There are some trends that have developed among Troy Weaver’s long list of moves since taking over as general manager three years ago.
The Detroit Pistons have prioritized rebuilding through the draft thus far, and have selected six players in the first round during his tenure. They’ve brought in veterans who can still play — Jerami Grant outplayed his contract, and Cory Joseph, Mason Plumlee, Wayne Ellington and others have filled in as locker room leaders while still contributing on the court.
They have also given second chances to young players on the downslope of their careers. One of Weaver’s first free agent signings was Josh Jackson, the No. 4 overall pick in 2017 who wore out his welcome in Phoenix and Memphis before returning home. Jahlil Okafor (No. 2 in 2015) and Dennis Smith Jr. (No. 9 in 2017) were given show-and-prove opportunities as well.
They followed a similar script in free agency Thursday, nabbing 2018 No. 2 Marvin Bagley III on a three-year, $37.5 million contract and Kevin Knox, No. 9 in 2018, on a two-year, $6 million deal. Bagley, who arrived from Sacramento at the trade deadline in February, put up good numbers in 18 games last season (14.6 points per game, 6.8 rebounds, 55.5% shooting in 27.2 minutes per game). But Knox is more of an unknown — a gamble that could pay off if he’s able to find his footing.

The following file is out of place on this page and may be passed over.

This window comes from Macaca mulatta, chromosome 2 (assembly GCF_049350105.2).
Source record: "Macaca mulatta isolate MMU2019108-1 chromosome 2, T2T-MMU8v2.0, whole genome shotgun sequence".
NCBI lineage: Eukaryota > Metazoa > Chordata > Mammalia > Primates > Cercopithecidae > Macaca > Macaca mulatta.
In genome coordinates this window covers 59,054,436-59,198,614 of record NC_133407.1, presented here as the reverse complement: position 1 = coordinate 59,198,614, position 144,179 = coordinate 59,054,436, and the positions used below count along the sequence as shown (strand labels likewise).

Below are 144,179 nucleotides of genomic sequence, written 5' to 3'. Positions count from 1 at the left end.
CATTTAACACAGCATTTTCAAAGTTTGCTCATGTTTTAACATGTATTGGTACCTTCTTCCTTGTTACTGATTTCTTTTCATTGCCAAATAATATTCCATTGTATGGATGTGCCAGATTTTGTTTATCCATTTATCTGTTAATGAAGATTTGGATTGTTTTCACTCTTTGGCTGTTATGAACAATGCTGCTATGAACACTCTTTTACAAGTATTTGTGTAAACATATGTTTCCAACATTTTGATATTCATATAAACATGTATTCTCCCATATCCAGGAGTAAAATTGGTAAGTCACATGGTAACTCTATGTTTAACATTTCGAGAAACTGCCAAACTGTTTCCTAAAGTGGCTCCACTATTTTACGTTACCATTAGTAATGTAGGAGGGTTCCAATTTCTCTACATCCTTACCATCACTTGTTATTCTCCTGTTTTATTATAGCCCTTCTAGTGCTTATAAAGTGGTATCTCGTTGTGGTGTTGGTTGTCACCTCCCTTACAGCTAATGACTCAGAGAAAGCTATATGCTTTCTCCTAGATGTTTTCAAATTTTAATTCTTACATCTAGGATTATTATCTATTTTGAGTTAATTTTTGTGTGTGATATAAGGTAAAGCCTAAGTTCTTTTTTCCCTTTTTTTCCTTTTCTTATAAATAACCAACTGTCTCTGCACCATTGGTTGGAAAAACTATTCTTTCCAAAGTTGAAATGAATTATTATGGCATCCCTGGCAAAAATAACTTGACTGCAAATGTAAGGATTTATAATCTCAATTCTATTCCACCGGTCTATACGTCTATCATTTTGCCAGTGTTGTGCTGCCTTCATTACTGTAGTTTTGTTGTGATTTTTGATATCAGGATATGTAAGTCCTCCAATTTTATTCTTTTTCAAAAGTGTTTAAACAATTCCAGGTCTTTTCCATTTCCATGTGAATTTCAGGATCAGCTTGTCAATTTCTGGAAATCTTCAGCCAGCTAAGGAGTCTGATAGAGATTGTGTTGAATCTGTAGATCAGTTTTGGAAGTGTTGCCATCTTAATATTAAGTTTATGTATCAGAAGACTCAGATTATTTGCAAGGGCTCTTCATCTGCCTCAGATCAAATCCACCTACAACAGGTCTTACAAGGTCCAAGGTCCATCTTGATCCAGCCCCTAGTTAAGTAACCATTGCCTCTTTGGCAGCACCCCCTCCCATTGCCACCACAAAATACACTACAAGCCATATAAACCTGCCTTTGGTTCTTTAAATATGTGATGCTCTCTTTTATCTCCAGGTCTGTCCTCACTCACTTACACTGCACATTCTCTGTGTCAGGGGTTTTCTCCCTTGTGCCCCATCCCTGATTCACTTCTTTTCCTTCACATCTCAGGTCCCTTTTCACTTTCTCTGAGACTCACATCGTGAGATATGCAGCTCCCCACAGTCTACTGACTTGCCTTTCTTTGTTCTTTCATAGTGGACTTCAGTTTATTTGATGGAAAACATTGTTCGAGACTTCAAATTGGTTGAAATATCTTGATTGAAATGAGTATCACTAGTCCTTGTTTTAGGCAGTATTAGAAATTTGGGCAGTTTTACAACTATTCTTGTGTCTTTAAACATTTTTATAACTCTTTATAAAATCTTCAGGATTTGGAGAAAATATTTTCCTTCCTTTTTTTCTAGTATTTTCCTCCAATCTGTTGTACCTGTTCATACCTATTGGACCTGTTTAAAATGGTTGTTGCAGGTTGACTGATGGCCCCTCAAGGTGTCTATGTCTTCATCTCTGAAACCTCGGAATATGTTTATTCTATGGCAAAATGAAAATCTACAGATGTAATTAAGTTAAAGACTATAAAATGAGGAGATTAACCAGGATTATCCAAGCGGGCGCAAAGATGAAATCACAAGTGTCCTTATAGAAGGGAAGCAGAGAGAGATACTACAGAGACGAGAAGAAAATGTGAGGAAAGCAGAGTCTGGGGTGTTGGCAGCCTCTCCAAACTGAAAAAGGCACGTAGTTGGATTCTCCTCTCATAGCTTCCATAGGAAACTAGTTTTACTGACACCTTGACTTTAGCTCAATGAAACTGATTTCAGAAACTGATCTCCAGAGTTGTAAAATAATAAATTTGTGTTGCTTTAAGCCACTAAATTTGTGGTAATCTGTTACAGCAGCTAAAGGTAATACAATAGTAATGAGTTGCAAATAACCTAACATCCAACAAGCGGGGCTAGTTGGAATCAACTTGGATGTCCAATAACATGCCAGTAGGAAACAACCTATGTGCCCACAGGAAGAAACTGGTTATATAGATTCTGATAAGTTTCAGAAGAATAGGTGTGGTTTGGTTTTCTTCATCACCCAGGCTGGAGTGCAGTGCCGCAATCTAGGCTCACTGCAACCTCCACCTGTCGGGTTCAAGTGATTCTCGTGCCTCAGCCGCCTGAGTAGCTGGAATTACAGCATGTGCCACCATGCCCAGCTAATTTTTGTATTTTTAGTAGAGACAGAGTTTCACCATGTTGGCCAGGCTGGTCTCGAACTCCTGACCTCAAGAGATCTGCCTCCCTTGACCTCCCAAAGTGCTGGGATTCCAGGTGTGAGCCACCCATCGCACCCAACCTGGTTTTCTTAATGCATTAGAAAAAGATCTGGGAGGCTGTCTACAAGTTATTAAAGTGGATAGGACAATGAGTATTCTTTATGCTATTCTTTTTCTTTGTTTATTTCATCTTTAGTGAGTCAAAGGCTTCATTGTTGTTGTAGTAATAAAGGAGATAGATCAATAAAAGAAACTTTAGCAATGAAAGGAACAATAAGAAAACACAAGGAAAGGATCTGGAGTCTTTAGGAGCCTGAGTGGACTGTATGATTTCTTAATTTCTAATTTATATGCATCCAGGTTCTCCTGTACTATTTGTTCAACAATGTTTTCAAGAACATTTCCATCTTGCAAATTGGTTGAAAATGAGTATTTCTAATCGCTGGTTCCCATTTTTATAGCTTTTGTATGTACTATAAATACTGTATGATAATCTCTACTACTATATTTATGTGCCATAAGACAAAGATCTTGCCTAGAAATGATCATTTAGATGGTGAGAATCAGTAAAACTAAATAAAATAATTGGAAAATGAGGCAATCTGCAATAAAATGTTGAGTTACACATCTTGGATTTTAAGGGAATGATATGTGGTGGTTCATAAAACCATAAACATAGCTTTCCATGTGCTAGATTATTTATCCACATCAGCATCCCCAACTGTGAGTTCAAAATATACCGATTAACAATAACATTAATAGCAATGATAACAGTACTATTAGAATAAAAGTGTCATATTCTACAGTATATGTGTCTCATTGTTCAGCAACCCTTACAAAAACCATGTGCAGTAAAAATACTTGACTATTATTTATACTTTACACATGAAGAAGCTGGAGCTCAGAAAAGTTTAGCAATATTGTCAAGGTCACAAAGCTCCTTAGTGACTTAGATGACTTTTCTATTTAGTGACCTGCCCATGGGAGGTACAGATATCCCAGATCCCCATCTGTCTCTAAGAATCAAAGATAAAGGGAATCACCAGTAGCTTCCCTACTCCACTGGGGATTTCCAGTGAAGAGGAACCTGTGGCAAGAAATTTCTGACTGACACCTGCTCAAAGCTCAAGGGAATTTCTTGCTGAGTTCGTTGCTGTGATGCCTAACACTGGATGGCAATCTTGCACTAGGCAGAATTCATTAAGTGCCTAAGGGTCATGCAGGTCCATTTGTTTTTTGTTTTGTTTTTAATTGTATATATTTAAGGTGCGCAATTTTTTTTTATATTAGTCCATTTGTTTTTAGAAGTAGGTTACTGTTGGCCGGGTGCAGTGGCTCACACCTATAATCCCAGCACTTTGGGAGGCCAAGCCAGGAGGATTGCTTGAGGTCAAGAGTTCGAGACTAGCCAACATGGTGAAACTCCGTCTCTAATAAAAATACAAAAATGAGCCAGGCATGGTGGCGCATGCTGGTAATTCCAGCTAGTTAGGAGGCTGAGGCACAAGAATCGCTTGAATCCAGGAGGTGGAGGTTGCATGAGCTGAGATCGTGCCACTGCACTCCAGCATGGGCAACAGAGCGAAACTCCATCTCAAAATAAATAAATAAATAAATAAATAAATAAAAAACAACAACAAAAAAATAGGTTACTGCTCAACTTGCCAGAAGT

That’s a big if, though. Knox, a 6-foot-7 forward who played a single season at Kentucky, has all the tools of a modern scoring wing. He averaged 15.6 points and 5.4 rebounds in college, shooting 44.5% overall and 34.1% from behind the arc. Draft analysts liked his size and potential as both a spot-up shooter and versatile defender.
He has yet to deliver. Knox is a career 36.9% overall shooter and has hit 34.1% of his 3-pointers. After averaging nearly 29 minutes per game as a rookie, his workload has declined each season. He played just 111 minutes through 13 games with the New York Knicks last season before a January trade to Atlanta. His circumstances didn’t improve much with the Hawks, as he played 111 minutes over 17 games.
But Knox could become an important piece for the Pistons, if he’s able to knock down shots. Detroit is thin at forward — beyond Saddiq Bey and Isaiah Livers, there isn’t another small forward on the roster who can consistently knock down 3-pointers. Per the stat website Cleaning The Glass, Knox hit 38% of his corner 3-pointers as a rookie and 47% on corner 3s during his third season, albeit in few attempts. His efficiency everywhere else on the floor has been poor. But the Pistons are light on reliable scoring, and Knox should have opportunities to play.
Weaver often talks about the importance of building a strong culture and investing in player development. The Bagley trade was a risk, but he proved he had more to his game than he was able to show with the Kings. Bagley transitioned from an inefficient corner 3-point shooter to a highly efficient lob finisher and interior scorer. Environment matters, and so does on-court fit.
It’s unclear if Knox is a rotational NBA player. Okafor, Smith and Jackson didn’t pan out for the Pistons. But it’s a minor financial commitment that could be a steal if he can hit open shots and hold his own defensively. He’s four months younger than Bey, and won’t turn 23 until August.
Detroit is still fairly early in its rebuild. Knox will be another litmus test for the front office’s ability to identify and develop talent.